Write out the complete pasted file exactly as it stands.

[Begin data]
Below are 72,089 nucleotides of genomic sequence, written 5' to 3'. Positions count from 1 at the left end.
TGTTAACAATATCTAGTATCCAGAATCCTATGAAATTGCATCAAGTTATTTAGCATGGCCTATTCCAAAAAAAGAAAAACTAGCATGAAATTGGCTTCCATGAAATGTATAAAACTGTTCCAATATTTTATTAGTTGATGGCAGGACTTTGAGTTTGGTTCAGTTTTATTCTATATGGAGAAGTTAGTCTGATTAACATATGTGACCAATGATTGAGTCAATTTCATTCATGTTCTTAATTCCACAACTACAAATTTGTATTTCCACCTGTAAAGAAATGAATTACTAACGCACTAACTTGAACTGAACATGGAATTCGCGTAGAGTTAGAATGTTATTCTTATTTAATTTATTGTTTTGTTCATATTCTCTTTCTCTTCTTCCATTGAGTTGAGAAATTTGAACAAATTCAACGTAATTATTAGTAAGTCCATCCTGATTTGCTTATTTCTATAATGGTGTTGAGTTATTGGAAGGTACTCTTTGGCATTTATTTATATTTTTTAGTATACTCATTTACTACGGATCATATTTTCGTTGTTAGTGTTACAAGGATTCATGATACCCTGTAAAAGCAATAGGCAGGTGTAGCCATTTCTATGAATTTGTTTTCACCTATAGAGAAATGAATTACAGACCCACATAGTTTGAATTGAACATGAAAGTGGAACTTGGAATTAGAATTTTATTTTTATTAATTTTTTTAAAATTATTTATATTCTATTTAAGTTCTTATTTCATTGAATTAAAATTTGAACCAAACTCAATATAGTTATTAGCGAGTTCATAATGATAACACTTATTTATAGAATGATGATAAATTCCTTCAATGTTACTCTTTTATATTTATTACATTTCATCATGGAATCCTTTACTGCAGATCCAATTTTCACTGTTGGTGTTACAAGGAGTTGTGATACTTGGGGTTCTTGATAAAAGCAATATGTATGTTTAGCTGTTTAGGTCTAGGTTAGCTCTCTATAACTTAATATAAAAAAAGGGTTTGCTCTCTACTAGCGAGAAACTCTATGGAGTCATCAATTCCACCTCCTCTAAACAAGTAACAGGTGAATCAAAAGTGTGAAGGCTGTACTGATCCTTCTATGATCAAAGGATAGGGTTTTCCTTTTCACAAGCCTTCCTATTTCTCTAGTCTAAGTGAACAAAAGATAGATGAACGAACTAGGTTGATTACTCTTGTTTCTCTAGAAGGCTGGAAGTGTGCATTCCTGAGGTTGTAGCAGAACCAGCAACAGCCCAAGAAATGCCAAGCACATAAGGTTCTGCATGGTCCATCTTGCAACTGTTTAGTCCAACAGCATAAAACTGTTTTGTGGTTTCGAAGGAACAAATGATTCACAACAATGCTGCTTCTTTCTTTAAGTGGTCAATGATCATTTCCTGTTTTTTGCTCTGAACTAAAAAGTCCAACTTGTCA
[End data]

Below are 72,089 nucleotides of genomic sequence, written 5' to 3'. Positions count from 1 at the left end.
TGTTAACAATATCTAGTATCCAGAATCCTATGAAATTGCATCAAGTTATTTAGCATGGCCTATTCCAAAAAAAGAAAAACTAGCATGAAATTGGCTTCCATGAAATGTATAAAACTGTTCCAATATTTTATTAGTTGATGGCAGGACTTTGAGTTTGGTTCAGTTTTATTCTATATGGAGAAGTTAGTCTGATTAACATATGTGACCAATGATTGAGTCAATTTCATTCATGTTCTTAATTCCACAACTACAAATTTGTATTTCCACCTGTAAAGAAATGAATTACTAACGCACTAACTTGAACTGAACATGGAATTCGCGTAGAGTTAGAATGTTATTCTTATTTAATTTATTGTTTTGTTCATATTCTCTTTCTCTTCTTCCATTGAGTTGAGAAATTTGAACAAATTCAACGTAATTATTAGTAAGTCCATCCTGATTTGCTTATTTCTATAATGGTGTTGAGTTATTGGAAGGTACTCTTTGGCATTTATTTATATTTTTTAGTATACTCATTTACTACGGATCATATTTTCGTTGTTAGTGTTACAAGGATTCATGATACCCTGTAAAAGCAATAGGCAGGTGTAGCCATTTCTATGAATTTGTTTTCACCTATAGAGAAATGAATTACAGACCCACATAGTTTGAATTGAACATGAAAGTGGAACTTGGAATTAGAATTTTATTTTTATTAATTTTTTTAAAATTATTTATATTCTATTTAAGTTCTTATTTCATTGAATTAAAATTTGAACCAAACTCAATATAGTTATTAGCGAGTTCATAATGATAACACTTATTTATAGAATGATGATAAATTCCTTCAATGTTACTCTTTTATATTTATTACATTTCATCATGGAATCCTTTACTGCAGATCCAATTTTCACTGTTGGTGTTACAAGGAGTTGTGATACTTGGGGTTCTTGATAAAAGCAATATGTATGTTTAGCTGTTTAGGTCTAGGTTAGCTCTCTATAACTTAATATAAAAAAAGGGTTTGCTCTCTACTAGCGAGAAACTCTATGGAGTCATCAATTCCACCTCCTCTAAACAAGTAACAGGTGAATCAAAAGTGTGAAGGCTGTACTGATCCTTCTATGATCAAAGGATAGGGTTTTCCTTTTCACAAGCCTTCCTATTTCTCTAGTCTAAGTGAACAAAAGATAGATGAACGAACTAGGTTGATTACTCTTGTTTCTCTAGAAGGCTGGAAGTGTGCATTCCTGAGGTTGTAGCAGAACCAGCAACAGCCCAAGAAATGCCAAGCACATAAGGTTCTGCATGGTCCATCTTGCAACTGTTTAGTCCAACAGCATAAAACTGTTTTGTGGTTTCGAAGGAACAAATGATTCACAACAATGCTGCTTCTTTCTTTAAGTGGTCAATGATCATTTCCTGTTTTTTGCTCTGAACTAAAAAGTCCAACTTGTCA